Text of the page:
The energy price cap affecting standard variable, or 'default', energy tariffs came into force on 1 January 2019.
What is the default tariff cap?
The default tariff cap (also known as the safeguard tariff) is a limit on the unit rate and standing charge that energy suppliers can charge for standard variable - or ‘default’ - tariffs, and is set by Ofgem, the energy regulator.
Standard variable tariffs are usually the most expensive rates that a customer can be on. If a customer hasn’t switched energy before, or has rolled off a fixed energy deal, they are likely to be on a default tariff.
How much is the rise?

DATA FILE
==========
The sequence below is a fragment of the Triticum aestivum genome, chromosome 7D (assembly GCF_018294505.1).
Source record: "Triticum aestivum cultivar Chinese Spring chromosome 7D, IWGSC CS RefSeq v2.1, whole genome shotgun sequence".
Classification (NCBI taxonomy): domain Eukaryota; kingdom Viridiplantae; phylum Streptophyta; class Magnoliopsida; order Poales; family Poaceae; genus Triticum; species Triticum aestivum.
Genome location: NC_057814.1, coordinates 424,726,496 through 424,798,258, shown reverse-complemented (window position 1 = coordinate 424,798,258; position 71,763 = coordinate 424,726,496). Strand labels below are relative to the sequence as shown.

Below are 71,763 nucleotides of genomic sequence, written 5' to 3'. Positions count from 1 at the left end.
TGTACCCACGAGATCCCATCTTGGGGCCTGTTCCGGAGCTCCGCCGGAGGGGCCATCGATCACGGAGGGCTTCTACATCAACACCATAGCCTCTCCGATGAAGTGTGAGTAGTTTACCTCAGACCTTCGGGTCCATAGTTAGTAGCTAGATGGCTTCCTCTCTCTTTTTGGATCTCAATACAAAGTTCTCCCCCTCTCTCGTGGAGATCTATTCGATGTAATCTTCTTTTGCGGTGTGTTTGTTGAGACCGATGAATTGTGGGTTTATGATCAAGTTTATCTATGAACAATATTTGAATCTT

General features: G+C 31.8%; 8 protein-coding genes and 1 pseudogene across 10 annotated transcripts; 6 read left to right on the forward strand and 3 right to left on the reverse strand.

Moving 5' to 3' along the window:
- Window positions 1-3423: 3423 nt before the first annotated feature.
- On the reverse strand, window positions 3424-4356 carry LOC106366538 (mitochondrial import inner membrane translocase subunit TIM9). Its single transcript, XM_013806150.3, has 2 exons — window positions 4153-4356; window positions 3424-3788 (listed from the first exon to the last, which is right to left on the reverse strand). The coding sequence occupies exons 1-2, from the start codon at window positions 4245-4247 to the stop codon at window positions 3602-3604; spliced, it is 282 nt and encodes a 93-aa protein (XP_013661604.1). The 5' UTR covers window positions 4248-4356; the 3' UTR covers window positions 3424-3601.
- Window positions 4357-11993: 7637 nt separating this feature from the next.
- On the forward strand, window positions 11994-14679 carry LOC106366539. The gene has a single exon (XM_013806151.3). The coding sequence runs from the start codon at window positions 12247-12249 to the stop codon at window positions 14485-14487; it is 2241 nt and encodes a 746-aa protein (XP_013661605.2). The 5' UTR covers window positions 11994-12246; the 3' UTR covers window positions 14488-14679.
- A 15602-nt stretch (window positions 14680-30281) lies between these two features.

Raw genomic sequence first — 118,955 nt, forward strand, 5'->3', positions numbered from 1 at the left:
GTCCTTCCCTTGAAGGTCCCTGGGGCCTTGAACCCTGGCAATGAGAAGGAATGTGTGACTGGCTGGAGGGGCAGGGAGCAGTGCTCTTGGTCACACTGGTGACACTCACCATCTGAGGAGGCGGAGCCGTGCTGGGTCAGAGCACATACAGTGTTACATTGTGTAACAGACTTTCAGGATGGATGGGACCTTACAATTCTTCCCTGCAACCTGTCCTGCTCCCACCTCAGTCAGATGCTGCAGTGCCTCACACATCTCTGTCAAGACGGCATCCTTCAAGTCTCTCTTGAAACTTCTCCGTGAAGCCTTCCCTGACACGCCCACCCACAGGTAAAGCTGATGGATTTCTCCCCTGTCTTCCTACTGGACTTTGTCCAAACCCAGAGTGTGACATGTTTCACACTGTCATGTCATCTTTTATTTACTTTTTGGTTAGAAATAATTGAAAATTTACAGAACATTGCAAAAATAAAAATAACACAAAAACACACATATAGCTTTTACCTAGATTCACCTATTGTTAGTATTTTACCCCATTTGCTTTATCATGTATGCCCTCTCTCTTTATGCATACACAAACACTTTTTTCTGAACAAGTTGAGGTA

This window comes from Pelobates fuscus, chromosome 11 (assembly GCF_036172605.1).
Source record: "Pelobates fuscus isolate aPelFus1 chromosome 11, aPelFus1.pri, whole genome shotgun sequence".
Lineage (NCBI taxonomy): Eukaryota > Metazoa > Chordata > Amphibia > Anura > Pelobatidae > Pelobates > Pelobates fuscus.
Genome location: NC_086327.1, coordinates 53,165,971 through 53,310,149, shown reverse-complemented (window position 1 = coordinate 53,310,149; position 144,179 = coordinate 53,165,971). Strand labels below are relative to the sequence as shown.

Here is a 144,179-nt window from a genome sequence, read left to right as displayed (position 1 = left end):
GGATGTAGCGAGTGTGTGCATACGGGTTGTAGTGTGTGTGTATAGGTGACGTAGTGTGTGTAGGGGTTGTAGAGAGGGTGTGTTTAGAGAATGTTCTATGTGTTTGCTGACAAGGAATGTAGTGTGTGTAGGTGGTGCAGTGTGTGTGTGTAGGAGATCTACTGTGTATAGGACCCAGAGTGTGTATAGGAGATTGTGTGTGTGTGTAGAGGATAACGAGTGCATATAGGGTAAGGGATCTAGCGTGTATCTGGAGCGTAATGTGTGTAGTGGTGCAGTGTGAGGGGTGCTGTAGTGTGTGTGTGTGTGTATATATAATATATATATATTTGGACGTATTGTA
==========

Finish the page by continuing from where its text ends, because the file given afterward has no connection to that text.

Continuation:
For a typical household on a standard tariff though, the cap means a potential hike of £117/yr, as most suppliers are expected to price within just a few pounds of the new level.
How to avoid the price rise?
Compare and switch – check what tariff you are on and look for a fixed tariff.
- The price cap only applies if you are on a standard variable rate, but these are the most expensive on the market. At the time of the price cap announcement the £1,254 yearly cost for an average household with the price cap was still nearly £300 more than the cheapest energy deal on the market.
Have you never switched before?
Contact our Home Energy Advice team - we are more than happy to help customers and staff.
email@example.com or call 0161 474 4062